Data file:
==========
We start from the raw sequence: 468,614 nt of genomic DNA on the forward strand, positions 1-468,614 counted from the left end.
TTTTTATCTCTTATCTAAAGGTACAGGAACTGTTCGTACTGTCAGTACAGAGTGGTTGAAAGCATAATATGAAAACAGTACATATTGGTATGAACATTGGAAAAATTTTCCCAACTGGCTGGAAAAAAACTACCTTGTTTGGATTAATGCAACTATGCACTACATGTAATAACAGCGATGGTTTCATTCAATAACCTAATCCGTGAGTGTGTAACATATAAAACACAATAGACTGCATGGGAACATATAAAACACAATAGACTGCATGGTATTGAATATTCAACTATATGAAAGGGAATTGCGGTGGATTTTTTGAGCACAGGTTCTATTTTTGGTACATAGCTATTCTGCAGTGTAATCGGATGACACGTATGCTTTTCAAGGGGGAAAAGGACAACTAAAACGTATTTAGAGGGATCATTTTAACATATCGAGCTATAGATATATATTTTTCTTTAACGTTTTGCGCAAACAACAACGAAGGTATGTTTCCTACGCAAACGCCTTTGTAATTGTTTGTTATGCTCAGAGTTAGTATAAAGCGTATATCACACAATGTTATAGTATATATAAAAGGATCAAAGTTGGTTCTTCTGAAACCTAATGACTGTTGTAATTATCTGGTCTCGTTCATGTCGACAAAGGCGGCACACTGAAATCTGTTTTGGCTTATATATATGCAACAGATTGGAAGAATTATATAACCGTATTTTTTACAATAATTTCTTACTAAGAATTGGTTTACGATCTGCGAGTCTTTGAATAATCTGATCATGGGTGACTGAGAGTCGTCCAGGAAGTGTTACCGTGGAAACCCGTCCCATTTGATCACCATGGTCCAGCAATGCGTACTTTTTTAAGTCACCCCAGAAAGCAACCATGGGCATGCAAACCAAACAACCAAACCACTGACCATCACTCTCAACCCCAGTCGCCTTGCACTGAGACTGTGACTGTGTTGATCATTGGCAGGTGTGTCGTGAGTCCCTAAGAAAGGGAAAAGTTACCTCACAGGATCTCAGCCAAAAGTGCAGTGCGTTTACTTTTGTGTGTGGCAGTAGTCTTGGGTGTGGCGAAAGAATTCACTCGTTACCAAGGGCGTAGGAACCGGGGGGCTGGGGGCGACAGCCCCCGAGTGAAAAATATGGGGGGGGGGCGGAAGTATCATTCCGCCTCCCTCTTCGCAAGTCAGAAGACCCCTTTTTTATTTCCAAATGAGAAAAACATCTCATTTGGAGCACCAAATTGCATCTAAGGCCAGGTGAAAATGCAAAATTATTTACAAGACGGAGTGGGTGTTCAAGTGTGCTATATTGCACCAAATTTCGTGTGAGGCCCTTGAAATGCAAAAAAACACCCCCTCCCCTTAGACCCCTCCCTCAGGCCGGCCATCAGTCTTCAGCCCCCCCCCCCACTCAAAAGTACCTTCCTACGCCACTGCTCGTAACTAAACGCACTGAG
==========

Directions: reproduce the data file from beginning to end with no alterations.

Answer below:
We start from the raw sequence: 468,614 nt of genomic DNA on the forward strand, positions 1-468,614 counted from the left end.
TTTTTATCTCTTATCTAAAGGTACAGGAACTGTTCGTACTGTCAGTACAGAGTGGTTGAAAGCATAATATGAAAACAGTACATATTGGTATGAACATTGGAAAAATTTTCCCAACTGGCTGGAAAAAAACTACCTTGTTTGGATTAATGCAACTATGCACTACATGTAATAACAGCGATGGTTTCATTCAATAACCTAATCCGTGAGTGTGTAACATATAAAACACAATAGACTGCATGGGAACATATAAAACACAATAGACTGCATGGTATTGAATATTCAACTATATGAAAGGGAATTGCGGTGGATTTTTTGAGCACAGGTTCTATTTTTGGTACATAGCTATTCTGCAGTGTAATCGGATGACACGTATGCTTTTCAAGGGGGAAAAGGACAACTAAAACGTATTTAGAGGGATCATTTTAACATATCGAGCTATAGATATATATTTTTCTTTAACGTTTTGCGCAAACAACAACGAAGGTATGTTTCCTACGCAAACGCCTTTGTAATTGTTTGTTATGCTCAGAGTTAGTATAAAGCGTATATCACACAATGTTATAGTATATATAAAAGGATCAAAGTTGGTTCTTCTGAAACCTAATGACTGTTGTAATTATCTGGTCTCGTTCATGTCGACAAAGGCGGCACACTGAAATCTGTTTTGGCTTATATATATGCAACAGATTGGAAGAATTATATAACCGTATTTTTTACAATAATTTCTTACTAAGAATTGGTTTACGATCTGCGAGTCTTTGAATAATCTGATCATGGGTGACTGAGAGTCGTCCAGGAAGTGTTACCGTGGAAACCCGTCCCATTTGATCACCATGGTCCAGCAATGCGTACTTTTTTAAGTCACCCCAGAAAGCAACCATGGGCATGCAAACCAAACAACCAAACCACTGACCATCACTCTCAACCCCAGTCGCCTTGCACTGAGACTGTGACTGTGTTGATCATTGGCAGGTGTGTCGTGAGTCCCTAAGAAAGGGAAAAGTTACCTCACAGGATCTCAGCCAAAAGTGCAGTGCGTTTACTTTTGTGTGTGGCAGTAGTCTTGGGTGTGGCGAAAGAATTCACTCGTTACCAAGGGCGTAGGAACCGGGGGGCTGGGGGCGACAGCCCCCGAGTGAAAAATATGGGGGGGGGGCGGAAGTATCATTCCGCCTCCCTCTTCGCAAGTCAGAAGACCCCTTTTTTATTTCCAAATGAGAAAAACATCTCATTTGGAGCACCAAATTGCATCTAAGGCCAGGTGAAAATGCAAAATTATTTACAAGACGGAGTGGGTGTTCAAGTGTGCTATATTGCACCAAATTTCGTGTGAGGCCCTTGAAATGCAAAAAAACACCCCCTCCCCTTAGACCCCTCCCTCAGGCCGGCCATCAGTCTTCAGCCCCCCCCCCCACTCAAAAGTACCTTCCTACGCCACTGCTCGTAACTAAACGCACTGAG